Prime Minister Boris Johnson’s suggestion he could break the law to force a no-deal Brexit could be challenged in the courts by a cross-party group of MPs, it has been reported.
The House of Lords passed a bill on Friday effectively blocking a no-deal Brexit, paving the way for it to become law.
But, according to The Daily Telegraph, the Prime Minister wrote to Tory members on Friday evening, telling them: “They just passed a law that would force me to beg Brussels for an extension to the Brexit deadline. This is something I will never do.”
The BBC reported on Saturday that cross-party MPs, including expelled Conservatives, had sought legal advice and were preparing to go to court “to compel Mr Johnson to seek a delay”.
On Friday, Mr Johnson told reporters he would not entertain seeking another deadline extension from Brussels, as the incoming law, expected to receive Royal Assent on Monday, compels him to if no agreement is in place by October 19.
Asked if he would obey the new law’s demand for him to write to EU leaders requesting more time, Mr Johnson said: “I will not. I don’t want a delay.”
Former Conservative leader Iain Duncan Smith encouraged Mr Johnson to break the law, saying he would be seen as a Brexit “martyr” if judges opted to put him jail for breaching Parliament’s terms.
If Mr Johnson fails to carry out the will of Parliament, he risks being taken to court and, if a judge ordered him to obey Parliament, he could be held in contempt and even jailed if he refused, reported The Telegraph.
Mr Duncan Smith told the newspaper: “This is about Parliament versus the people. Boris Johnson is on the side of the people, who voted to leave the EU.
Other ministers are said to take a different approach, however, and think it is time for Mr Johnson to reconcile with the 21 Conservative MPs he sacked this week after they rebelled against him.
The Times reported that senior Government figures want Mr Johnson to “come up with a plan B” and distance himself from Tory Eurosceptics after he was boxed in by the Opposition.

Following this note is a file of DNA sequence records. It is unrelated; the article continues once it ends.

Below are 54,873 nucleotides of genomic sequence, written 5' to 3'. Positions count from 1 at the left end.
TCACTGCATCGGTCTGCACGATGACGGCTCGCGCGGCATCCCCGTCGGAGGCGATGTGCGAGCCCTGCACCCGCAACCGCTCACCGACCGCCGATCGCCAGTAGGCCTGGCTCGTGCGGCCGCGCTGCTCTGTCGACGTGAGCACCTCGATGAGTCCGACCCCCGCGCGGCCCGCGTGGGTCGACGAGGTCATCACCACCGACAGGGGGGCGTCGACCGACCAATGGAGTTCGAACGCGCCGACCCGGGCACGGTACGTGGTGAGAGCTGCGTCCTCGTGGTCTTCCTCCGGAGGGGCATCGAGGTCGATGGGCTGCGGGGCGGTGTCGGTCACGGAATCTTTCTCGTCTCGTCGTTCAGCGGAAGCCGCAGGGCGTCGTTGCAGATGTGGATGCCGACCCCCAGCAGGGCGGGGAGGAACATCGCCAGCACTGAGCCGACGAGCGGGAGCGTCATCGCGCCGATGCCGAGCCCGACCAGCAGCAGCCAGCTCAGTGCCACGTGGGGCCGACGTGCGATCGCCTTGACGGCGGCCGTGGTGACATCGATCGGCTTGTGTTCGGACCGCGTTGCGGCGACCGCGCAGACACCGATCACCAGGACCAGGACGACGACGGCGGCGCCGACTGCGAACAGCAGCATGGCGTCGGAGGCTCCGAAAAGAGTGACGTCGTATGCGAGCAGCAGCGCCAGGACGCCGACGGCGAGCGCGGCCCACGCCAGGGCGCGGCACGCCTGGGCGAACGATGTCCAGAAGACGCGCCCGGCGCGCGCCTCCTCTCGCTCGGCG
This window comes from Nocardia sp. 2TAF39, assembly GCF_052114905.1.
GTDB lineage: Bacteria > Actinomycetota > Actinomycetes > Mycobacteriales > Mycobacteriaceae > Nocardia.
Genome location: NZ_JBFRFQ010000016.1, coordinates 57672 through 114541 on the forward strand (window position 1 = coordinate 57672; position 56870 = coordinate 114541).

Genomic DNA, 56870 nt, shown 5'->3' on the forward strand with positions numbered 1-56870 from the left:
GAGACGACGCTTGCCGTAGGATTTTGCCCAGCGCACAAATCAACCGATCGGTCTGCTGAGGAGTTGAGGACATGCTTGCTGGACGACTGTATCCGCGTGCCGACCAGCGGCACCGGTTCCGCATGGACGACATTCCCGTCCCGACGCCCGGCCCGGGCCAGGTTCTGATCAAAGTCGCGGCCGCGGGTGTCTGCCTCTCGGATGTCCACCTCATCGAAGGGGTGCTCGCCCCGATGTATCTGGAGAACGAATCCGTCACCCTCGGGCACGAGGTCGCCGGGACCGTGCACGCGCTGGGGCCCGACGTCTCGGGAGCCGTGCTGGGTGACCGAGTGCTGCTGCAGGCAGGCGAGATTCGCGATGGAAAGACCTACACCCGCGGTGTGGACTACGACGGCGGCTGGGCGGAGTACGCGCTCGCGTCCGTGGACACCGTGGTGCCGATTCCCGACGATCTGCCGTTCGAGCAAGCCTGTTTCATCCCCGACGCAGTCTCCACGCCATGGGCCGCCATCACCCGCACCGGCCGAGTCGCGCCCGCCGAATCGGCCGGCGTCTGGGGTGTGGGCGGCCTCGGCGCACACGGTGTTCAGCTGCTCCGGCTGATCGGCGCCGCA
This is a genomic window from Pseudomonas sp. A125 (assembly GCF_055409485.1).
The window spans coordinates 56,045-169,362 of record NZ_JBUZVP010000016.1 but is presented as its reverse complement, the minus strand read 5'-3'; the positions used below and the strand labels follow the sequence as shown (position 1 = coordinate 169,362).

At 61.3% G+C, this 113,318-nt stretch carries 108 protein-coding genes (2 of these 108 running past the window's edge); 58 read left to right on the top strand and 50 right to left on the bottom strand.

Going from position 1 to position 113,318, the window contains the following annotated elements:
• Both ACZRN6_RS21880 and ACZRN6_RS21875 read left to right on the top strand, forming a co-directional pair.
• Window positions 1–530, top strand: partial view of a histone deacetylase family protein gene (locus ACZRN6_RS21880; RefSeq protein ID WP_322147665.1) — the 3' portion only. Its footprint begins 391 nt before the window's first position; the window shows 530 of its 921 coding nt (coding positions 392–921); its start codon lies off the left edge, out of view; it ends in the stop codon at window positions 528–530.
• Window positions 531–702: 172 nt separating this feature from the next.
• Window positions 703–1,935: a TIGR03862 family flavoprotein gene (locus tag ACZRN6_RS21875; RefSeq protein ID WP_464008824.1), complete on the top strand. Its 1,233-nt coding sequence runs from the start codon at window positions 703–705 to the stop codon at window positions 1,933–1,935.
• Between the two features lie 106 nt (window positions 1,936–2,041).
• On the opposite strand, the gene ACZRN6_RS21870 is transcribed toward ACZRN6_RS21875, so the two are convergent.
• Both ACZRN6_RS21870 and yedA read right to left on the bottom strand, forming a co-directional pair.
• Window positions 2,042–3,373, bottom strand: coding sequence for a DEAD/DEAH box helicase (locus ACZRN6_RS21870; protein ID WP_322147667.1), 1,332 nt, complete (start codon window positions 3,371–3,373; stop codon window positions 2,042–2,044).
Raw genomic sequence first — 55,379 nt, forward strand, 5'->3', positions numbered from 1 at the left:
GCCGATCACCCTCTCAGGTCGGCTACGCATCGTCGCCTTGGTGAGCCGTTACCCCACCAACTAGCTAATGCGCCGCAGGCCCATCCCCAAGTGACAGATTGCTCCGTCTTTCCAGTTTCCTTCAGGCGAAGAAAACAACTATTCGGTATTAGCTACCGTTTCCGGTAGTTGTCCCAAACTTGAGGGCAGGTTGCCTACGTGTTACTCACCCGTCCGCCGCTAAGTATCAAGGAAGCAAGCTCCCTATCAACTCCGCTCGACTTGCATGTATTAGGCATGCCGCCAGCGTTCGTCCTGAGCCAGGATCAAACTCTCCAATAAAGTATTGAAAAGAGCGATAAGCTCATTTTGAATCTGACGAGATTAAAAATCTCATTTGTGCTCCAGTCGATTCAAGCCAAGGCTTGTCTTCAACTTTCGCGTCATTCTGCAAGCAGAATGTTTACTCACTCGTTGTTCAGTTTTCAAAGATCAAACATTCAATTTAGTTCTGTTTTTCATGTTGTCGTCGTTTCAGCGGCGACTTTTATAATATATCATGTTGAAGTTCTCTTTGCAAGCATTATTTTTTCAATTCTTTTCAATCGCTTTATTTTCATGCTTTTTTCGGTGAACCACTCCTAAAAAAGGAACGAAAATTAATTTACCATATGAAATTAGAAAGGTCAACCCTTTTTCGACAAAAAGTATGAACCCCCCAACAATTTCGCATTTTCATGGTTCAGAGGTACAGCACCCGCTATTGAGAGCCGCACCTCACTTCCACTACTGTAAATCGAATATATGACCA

The new law blocking no-deal will rule out an early election before the European Council summit on October 17 as Labour and other opposition parties want the threat of leaving the EU on Halloween to have expired before agreeing to a fresh poll.
Labour, the Liberal Democrats, SNP and Plaid Cymru met on Friday and agreed to block the PM’s election request when it is put to the House of Commons again on Monday.
— Boris Johnson (@BorisJohnson) September 6, 2019
A similar motion was defeated by MPs on Wednesday, failing to make the two-thirds threshold needed to dissolve Parliament.
Meanwhile, research from the British Chambers of Commerce has found a “concerningly high number” of UK businesses are not ready for a no-deal Brexit.
The survey of 1,500 firms found two-fifths had not done a Brexit risk assessment, with the Chambers’ director general Adam Marshall saying the research “yet again reinforces the importance of averting a chaotic exit on October 31st”.
Mr Johnson made the traditional prime ministerial trip to the Queen’s Balmoral estate after visiting Aberdeenshire on Friday.
But the visit will be shorter than expected due to the political turmoil in Westminster.
The PM, accompanied by partner Carrie Symonds, stayed at the castle on Friday night before their return to London on Saturday.
Protests are scheduled across the country over the weekend against Mr Johnson’s leadership and Brexit strategy, with demonstrations in London on Saturday.
Since you are here
Since you are here, we wanted to ask for your help.
Journalism in Britain is under threat. The government is becoming increasingly authoritarian and our media is run by a handful of billionaires, most of whom reside overseas and all of them have strong political allegiances and financial motivations.
Our mission is to hold the powerful to account. It is vital that free media is allowed to exist to expose hypocrisy, corruption, wrongdoing and abuse of power. But we can't do it without you.
If you can afford to contribute a small donation to the site it will help us to continue our work in the best interests of the public. We only ask you to donate what you can afford, with an option to cancel your subscription at any point.
To donate or subscribe to The London Economic, click here.
The TLE shop is also now open, with all profits going to supporting our work.
The shop can be found here.
You can also SUBSCRIBE TO OUR NEWSLETTER .